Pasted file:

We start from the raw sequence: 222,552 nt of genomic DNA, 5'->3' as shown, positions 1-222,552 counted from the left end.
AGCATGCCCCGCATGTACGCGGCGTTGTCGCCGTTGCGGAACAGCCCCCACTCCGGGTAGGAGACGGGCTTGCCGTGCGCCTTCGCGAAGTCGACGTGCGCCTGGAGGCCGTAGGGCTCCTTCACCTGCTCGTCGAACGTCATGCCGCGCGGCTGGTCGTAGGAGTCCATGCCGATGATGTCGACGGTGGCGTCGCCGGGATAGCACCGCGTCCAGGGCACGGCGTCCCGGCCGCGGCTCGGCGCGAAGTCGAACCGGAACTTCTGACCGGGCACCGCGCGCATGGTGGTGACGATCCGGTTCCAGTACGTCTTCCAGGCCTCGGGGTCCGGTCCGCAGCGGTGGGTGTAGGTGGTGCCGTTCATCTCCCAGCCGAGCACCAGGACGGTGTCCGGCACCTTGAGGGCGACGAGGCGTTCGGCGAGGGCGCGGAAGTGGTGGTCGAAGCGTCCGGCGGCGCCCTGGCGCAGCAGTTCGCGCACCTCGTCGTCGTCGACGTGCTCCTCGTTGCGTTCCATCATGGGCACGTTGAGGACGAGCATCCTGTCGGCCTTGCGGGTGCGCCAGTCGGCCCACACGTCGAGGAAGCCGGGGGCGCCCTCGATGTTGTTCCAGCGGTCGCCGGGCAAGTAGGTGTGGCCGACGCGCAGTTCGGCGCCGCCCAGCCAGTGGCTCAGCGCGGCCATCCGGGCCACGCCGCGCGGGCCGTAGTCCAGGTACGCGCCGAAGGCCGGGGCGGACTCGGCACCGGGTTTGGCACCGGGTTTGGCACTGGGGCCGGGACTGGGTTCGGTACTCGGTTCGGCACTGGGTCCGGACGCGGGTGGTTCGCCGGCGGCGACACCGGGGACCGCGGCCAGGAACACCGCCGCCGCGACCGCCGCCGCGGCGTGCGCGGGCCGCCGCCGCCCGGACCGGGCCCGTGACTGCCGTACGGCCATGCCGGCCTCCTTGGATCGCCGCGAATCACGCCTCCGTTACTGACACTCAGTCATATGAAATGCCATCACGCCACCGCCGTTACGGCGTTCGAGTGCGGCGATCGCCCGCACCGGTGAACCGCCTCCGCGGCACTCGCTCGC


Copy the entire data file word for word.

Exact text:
We start from the raw sequence: 222,552 nt of genomic DNA, 5'->3' as shown, positions 1-222,552 counted from the left end.
AGCATGCCCCGCATGTACGCGGCGTTGTCGCCGTTGCGGAACAGCCCCCACTCCGGGTAGGAGACGGGCTTGCCGTGCGCCTTCGCGAAGTCGACGTGCGCCTGGAGGCCGTAGGGCTCCTTCACCTGCTCGTCGAACGTCATGCCGCGCGGCTGGTCGTAGGAGTCCATGCCGATGATGTCGACGGTGGCGTCGCCGGGATAGCACCGCGTCCAGGGCACGGCGTCCCGGCCGCGGCTCGGCGCGAAGTCGAACCGGAACTTCTGACCGGGCACCGCGCGCATGGTGGTGACGATCCGGTTCCAGTACGTCTTCCAGGCCTCGGGGTCCGGTCCGCAGCGGTGGGTGTAGGTGGTGCCGTTCATCTCCCAGCCGAGCACCAGGACGGTGTCCGGCACCTTGAGGGCGACGAGGCGTTCGGCGAGGGCGCGGAAGTGGTGGTCGAAGCGTCCGGCGGCGCCCTGGCGCAGCAGTTCGCGCACCTCGTCGTCGTCGACGTGCTCCTCGTTGCGTTCCATCATGGGCACGTTGAGGACGAGCATCCTGTCGGCCTTGCGGGTGCGCCAGTCGGCCCACACGTCGAGGAAGCCGGGGGCGCCCTCGATGTTGTTCCAGCGGTCGCCGGGCAAGTAGGTGTGGCCGACGCGCAGTTCGGCGCCGCCCAGCCAGTGGCTCAGCGCGGCCATCCGGGCCACGCCGCGCGGGCCGTAGTCCAGGTACGCGCCGAAGGCCGGGGCGGACTCGGCACCGGGTTTGGCACCGGGTTTGGCACTGGGGCCGGGACTGGGTTCGGTACTCGGTTCGGCACTGGGTCCGGACGCGGGTGGTTCGCCGGCGGCGACACCGGGGACCGCGGCCAGGAACACCGCCGCCGCGACCGCCGCCGCGGCGTGCGCGGGCCGCCGCCGCCCGGACCGGGCCCGTGACTGCCGTACGGCCATGCCGGCCTCCTTGGATCGCCGCGAATCACGCCTCCGTTACTGACACTCAGTCATATGAAATGCCATCACGCCACCGCCGTTACGGCGTTCGAGTGCGGCGATCGCCCGCACCGGTGAACCGCCTCCGCGGCACTCGCTCGC